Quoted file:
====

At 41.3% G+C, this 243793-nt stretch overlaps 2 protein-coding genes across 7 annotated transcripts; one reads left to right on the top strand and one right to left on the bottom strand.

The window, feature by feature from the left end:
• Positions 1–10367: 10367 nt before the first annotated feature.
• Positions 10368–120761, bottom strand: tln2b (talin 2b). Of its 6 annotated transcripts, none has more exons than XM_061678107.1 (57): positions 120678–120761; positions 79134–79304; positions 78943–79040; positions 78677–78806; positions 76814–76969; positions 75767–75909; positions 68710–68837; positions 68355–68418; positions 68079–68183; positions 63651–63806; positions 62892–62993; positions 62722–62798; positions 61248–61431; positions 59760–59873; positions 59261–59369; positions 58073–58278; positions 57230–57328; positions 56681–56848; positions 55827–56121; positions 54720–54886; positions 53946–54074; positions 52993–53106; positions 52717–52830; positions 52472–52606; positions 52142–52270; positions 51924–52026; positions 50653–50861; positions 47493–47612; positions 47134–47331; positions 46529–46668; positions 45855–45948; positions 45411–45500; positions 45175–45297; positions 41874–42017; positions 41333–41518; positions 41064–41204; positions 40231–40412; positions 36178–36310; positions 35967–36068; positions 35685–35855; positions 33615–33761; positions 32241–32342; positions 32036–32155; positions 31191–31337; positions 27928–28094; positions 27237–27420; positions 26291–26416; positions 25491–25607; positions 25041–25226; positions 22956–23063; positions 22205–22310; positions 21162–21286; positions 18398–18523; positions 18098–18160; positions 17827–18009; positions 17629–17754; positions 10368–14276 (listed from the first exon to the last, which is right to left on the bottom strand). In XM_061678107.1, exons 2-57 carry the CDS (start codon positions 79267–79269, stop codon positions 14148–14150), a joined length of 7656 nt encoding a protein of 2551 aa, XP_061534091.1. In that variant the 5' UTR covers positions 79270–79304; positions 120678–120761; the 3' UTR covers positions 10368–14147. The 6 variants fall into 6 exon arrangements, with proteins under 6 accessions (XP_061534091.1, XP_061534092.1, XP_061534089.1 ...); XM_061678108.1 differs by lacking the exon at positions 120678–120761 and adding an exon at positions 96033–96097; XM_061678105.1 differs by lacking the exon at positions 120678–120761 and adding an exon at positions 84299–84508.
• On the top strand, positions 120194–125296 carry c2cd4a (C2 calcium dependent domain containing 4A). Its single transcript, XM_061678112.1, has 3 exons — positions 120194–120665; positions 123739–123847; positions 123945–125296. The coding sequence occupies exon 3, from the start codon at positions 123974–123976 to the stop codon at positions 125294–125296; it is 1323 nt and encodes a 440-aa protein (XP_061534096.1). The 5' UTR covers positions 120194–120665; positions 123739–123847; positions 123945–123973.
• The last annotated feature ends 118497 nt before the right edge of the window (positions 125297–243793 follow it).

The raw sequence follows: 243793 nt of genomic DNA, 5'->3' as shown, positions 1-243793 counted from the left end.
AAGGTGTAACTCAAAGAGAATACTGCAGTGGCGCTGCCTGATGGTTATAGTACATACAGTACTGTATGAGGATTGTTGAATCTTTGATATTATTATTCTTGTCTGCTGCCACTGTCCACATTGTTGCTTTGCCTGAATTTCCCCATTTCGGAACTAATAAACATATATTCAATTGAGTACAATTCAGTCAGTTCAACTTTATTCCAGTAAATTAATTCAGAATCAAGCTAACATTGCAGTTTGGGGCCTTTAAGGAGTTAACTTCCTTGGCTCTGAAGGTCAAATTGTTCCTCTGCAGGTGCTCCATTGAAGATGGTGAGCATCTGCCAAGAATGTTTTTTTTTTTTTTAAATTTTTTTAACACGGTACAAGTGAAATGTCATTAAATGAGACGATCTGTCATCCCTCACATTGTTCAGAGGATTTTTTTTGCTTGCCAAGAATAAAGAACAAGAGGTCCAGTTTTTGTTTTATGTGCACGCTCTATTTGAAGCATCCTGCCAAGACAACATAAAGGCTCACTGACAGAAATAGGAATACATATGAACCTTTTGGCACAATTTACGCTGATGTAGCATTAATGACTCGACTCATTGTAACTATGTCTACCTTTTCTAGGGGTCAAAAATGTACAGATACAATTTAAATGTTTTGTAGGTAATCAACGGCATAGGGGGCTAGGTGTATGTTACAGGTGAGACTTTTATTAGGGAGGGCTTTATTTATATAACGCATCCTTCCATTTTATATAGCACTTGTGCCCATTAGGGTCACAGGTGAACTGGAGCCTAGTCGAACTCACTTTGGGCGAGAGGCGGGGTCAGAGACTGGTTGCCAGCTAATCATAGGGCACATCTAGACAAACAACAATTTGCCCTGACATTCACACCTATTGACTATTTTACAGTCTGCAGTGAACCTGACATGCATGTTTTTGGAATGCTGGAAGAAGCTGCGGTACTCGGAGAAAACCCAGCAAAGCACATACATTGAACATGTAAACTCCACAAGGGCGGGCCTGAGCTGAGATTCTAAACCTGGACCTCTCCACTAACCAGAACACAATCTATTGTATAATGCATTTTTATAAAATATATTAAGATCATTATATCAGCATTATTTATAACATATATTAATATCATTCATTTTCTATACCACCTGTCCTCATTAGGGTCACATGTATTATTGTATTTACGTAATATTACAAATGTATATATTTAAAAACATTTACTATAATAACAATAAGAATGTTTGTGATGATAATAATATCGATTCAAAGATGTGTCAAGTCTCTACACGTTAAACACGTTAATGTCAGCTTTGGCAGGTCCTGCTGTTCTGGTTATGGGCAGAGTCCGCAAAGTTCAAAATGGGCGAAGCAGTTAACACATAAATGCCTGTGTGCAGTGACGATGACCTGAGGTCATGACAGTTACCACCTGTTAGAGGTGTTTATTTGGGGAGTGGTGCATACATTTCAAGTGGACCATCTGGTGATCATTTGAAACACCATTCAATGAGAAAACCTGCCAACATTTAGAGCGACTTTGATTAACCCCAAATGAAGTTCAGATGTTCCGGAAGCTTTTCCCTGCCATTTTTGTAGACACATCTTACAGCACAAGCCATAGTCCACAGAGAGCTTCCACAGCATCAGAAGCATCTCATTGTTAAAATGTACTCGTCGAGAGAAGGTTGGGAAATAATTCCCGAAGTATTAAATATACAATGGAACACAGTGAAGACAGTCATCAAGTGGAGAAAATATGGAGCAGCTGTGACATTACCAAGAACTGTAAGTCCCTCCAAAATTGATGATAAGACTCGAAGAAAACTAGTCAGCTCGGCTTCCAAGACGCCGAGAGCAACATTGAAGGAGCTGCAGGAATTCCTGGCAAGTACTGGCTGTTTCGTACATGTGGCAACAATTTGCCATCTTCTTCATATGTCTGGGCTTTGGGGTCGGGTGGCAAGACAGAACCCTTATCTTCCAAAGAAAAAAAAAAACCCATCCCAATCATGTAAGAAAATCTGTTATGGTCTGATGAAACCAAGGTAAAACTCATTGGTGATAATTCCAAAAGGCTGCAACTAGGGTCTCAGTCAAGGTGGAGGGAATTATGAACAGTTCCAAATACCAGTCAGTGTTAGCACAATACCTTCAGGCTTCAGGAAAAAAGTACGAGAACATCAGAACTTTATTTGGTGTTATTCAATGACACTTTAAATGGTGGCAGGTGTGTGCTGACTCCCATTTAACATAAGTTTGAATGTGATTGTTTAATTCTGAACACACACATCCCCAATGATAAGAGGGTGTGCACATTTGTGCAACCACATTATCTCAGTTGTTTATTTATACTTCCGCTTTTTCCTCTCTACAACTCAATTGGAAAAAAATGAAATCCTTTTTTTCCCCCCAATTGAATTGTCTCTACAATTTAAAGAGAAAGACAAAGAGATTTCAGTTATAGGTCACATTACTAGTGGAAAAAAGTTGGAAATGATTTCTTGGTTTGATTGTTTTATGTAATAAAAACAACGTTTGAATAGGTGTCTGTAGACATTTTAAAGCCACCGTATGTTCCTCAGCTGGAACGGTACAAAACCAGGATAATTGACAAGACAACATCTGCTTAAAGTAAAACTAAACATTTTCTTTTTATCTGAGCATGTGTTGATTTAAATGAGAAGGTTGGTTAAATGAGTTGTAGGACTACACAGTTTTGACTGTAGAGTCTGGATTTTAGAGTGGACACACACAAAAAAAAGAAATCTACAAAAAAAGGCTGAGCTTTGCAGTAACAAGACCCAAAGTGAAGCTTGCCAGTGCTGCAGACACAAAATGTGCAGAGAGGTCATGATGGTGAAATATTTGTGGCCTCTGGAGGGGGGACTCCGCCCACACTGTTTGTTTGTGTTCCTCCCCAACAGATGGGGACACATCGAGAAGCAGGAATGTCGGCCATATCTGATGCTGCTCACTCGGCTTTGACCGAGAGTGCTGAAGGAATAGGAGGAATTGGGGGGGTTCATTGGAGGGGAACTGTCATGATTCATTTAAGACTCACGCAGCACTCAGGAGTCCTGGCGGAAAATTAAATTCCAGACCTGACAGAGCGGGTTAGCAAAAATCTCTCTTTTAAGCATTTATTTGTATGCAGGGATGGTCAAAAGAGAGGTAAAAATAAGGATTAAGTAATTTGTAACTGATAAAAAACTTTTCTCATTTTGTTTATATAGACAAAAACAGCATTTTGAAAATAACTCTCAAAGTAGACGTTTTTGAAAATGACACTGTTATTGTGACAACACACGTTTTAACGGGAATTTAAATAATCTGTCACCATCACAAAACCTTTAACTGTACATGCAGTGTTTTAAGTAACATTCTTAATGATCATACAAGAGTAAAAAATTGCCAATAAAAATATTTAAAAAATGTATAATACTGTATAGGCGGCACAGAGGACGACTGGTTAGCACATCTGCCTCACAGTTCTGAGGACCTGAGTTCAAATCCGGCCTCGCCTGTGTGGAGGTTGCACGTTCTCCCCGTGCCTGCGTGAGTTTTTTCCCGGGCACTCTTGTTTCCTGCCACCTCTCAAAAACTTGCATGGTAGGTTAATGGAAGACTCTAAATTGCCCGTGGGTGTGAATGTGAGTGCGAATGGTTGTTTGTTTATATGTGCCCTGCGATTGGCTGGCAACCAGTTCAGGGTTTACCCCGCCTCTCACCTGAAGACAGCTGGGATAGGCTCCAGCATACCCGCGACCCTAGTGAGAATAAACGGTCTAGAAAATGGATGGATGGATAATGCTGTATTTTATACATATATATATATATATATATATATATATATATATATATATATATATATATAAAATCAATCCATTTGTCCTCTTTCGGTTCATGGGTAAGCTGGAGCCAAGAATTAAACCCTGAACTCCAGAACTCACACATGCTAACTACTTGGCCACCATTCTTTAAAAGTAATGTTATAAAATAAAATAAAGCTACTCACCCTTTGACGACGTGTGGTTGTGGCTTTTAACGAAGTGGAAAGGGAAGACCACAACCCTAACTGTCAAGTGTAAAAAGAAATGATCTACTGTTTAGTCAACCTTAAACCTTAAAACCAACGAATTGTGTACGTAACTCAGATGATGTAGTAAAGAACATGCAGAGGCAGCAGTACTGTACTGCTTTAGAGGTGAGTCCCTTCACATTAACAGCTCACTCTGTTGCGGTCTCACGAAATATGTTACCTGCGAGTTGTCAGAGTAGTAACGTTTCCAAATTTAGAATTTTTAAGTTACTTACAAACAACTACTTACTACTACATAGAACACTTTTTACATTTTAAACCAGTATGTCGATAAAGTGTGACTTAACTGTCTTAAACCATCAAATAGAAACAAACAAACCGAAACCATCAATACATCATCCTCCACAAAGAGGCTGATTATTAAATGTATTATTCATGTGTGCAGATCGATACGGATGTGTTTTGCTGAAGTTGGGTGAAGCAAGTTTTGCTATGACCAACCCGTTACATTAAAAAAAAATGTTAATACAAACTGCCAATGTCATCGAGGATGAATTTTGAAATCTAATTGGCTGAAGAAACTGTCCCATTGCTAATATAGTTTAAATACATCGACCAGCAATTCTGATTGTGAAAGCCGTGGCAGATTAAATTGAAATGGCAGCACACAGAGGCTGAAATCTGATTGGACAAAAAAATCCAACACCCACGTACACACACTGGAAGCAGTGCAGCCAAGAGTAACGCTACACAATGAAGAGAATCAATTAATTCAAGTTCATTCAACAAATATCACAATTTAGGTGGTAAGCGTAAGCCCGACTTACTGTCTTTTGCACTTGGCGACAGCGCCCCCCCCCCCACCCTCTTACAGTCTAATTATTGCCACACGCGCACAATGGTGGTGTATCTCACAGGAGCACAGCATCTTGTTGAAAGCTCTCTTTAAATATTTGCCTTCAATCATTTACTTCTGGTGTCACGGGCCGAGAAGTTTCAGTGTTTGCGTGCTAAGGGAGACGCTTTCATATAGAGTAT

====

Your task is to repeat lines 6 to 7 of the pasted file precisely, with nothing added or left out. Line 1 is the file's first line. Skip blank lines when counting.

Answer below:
• The last annotated feature ends 118497 nt before the right edge of the window (positions 125297–243793 follow it).

The raw sequence follows: 243793 nt of genomic DNA, 5'->3' as shown, positions 1-243793 counted from the left end.